This column appears in the November issue of The American Spectator. To subscribe to our monthly print edition, click here.
The era of stem cells, an advocacy campaign from the start, began eight years ago. On November 6, 1998, articles reporting the isolation of embryonic cells appeared in Science, and, not coincidentally, on the front page of the New York Times. The lengthy Times article was written by Nicholas Wade, a tireless champion of stem cells and their medical promise. More articles by him appeared in the next few days, some reporting that stem cells are immortal. For a while it seemed possible that defective tissue might eventually be replaced by immortal tissue, so that death itself might become a thing of the past.
In his article "Immortality, of a Sort, Beckons to Biologists," prominently featured in the paper's "Science" section that November 17, Wade wrote that if stem cells could be "guided down" the right paths, they could then be "immortalized" by the addition of a particular gene. The tissues they formed "would then be permanently youthful." William A. Hazeltine of Human Genome Sciences foresaw old and worn out tissue being replaced with immortalized stem cells -- "a clearly articulated vision of human immortality that will be introduced slowly over the next 50 years."
Even at the time, such claims seemed one step removed from the fraudulent. Since then the claim that the activation of a gene can release a substance -- telomerase -- that can immortalize a cell has been abandoned. The only immortal cells we know of are cancer cells. Claims of immortality are no longer heard, but the stock price of Geron Corporation, the company that had funded early stem-cell research, soon soared, peaking above $69 a share in 2000. (It has since fallen to a tenth of that value.) Geron was founded by Michael D. West -- a "visionary," in Nicholas Wade's estimation -- whose initial purpose in founding the company was to research aging and if possible do something about it.
The early reporting on stem cells emphasized the immortality claim. In its first news report on the human stem-cell claims, for example, Science magazine wrote that James Thomson and his team at the University of Wisconsin "report in this issue of Science that they have isolated stem cells from human embryos and coaxed them to grow in five 'immortal' cell lines." That was an important reason why stem cells attracted so much attention. It wasn't just diabetics and Parkinson's patients who stood to benefit, but everyone who wanted to stay young.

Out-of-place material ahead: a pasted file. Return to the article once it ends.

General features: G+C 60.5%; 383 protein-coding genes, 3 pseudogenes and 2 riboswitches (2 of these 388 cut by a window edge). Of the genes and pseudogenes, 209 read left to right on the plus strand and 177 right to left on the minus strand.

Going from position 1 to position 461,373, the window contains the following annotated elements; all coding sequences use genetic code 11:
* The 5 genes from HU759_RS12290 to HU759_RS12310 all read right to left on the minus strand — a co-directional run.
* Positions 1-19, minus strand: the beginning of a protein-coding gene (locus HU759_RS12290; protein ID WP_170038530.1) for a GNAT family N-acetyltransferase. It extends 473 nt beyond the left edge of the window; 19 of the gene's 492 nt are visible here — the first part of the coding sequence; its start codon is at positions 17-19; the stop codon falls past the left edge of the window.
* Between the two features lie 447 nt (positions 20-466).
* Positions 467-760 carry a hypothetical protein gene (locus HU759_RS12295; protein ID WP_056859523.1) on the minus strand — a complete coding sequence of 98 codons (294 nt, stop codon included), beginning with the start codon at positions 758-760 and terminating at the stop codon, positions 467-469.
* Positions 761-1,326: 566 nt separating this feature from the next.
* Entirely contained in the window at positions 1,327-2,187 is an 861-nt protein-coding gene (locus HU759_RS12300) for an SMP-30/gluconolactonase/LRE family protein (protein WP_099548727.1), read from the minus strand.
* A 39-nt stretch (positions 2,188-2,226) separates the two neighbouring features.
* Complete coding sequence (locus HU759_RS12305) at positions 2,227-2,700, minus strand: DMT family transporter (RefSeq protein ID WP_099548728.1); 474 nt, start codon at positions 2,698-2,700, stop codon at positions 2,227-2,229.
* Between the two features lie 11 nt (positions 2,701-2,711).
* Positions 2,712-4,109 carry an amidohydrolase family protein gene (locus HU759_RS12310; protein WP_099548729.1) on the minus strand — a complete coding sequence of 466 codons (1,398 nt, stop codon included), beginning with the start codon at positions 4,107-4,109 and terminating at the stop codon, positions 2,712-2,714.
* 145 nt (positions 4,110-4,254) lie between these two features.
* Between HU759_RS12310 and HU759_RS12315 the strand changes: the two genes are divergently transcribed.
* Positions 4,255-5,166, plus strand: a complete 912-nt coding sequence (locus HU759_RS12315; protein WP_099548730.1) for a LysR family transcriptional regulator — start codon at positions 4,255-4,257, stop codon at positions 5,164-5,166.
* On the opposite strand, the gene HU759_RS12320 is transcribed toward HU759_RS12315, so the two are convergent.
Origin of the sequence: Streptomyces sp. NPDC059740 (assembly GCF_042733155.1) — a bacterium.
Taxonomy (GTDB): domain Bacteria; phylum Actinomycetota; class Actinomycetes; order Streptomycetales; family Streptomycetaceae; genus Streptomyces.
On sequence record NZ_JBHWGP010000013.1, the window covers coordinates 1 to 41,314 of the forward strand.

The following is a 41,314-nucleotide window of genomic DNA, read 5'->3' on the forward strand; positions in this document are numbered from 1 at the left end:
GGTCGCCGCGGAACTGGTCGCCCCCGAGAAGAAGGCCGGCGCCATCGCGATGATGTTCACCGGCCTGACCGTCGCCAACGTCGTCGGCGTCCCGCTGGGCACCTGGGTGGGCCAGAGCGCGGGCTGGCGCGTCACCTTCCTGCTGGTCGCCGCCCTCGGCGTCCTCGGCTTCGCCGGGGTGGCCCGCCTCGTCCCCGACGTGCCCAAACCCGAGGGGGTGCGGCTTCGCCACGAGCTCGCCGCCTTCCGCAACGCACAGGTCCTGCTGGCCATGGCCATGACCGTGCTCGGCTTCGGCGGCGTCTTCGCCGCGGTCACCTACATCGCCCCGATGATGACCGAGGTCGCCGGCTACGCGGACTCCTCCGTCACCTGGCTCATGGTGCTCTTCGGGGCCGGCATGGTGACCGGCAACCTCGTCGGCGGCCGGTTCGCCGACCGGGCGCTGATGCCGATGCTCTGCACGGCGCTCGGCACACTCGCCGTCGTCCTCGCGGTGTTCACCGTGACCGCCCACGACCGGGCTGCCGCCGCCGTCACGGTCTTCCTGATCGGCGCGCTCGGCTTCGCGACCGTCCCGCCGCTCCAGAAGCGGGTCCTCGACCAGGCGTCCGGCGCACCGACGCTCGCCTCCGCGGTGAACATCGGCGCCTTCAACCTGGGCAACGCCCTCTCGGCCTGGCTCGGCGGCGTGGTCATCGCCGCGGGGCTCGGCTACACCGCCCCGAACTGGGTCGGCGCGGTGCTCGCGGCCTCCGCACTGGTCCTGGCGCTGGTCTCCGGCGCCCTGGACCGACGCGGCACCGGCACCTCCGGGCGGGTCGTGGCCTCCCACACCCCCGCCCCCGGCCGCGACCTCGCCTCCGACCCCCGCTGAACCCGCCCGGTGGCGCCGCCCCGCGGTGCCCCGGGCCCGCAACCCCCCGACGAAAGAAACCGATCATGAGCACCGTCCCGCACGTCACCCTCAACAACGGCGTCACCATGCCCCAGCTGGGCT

Just about every news story ever written on stem cells has been divided into two parts. On the one hand, the bright medical promise shines before us. Stem cells have the "potential" to turn into almost any of the more specialized cells. This in turn will provide tissue engineers with an endless supply of spare parts. Whether immortal or not, they will be able to replace defective cells. But then comes the dark side. Scientists will have to contend with the moralists and naysayers who care not a whit for progress and the quality of life. On the day after its initial story the Times published an editorial with a headline that set the trend: "A Ban on Cells That Could Heal."
In 1995, Congress had banned the federal financing of research on cells derived from embryos. That ban was later lifted, but in August 2001 President Bush decreed that the use of federal funds for such research would be restricted to those stem-cell lines already in existence. Briefly applauded for allowing the research to continue, Bush soon became the villain. How could science possibly progress without federal money? The conflict between hopeful science and reactionary morality has remained the storyline of choice ever since.
California voters bought the argument that taxpayers' money can prevail over all scientific challenges. In 2004, they approved a $3 billion ballot initiative, permitting stem-cell scientists in the state to circumvent federal restrictions. Gov. Schwarzenegger collaborated, as he has more recently with a politically correct anti-global warming measure that threatens to cost the state a lot more than $3 billion.